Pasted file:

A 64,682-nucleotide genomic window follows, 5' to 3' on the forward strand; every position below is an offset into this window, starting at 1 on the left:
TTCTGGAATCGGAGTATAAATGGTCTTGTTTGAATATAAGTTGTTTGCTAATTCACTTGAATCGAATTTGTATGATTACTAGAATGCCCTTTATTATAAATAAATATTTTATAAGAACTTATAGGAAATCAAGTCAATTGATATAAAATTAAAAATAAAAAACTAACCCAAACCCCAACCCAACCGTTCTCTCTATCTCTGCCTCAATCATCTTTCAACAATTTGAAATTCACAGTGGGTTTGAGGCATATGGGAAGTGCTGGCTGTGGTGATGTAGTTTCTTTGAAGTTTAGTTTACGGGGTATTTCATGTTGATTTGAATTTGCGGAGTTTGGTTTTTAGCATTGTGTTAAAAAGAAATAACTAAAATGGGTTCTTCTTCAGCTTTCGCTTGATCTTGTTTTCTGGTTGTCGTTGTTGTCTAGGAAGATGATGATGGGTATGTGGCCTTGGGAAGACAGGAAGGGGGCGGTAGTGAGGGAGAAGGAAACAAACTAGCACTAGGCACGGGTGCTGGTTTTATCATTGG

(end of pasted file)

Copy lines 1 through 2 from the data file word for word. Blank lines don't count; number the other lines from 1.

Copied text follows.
A 64,682-nucleotide genomic window follows, 5' to 3' on the forward strand; every position below is an offset into this window, starting at 1 on the left:
TTCTGGAATCGGAGTATAAATGGTCTTGTTTGAATATAAGTTGTTTGCTAATTCACTTGAATCGAATTTGTATGATTACTAGAATGCCCTTTATTATAAATAAATATTTTATAAGAACTTATAGGAAATCAAGTCAATTGATATAAAATTAAAAATAAAAAACTAACCCAAACCCCAACCCAACCGTTCTCTCTATCTCTGCCTCAATCATCTTTCAACAATTTGAAATTCACAGTGGGTTTGAGGCATATGGGAAGTGCTGGCTGTGGTGATGTAGTTTCTTTGAAGTTTAGTTTACGGGGTATTTCATGTTGATTTGAATTTGCGGAGTTTGGTTTTTAGCATTGTGTTAAAAAGAAATAACTAAAATGGGTTCTTCTTCAGCTTTCGCTTGATCTTGTTTTCTGGTTGTCGTTGTTGTCTAGGAAGATGATGATGGGTATGTGGCCTTGGGAAGACAGGAAGGGGGCGGTAGTGAGGGAGAAGGAAACAAACTAGCACTAGGCACGGGTGCTGGTTTTATCATTGG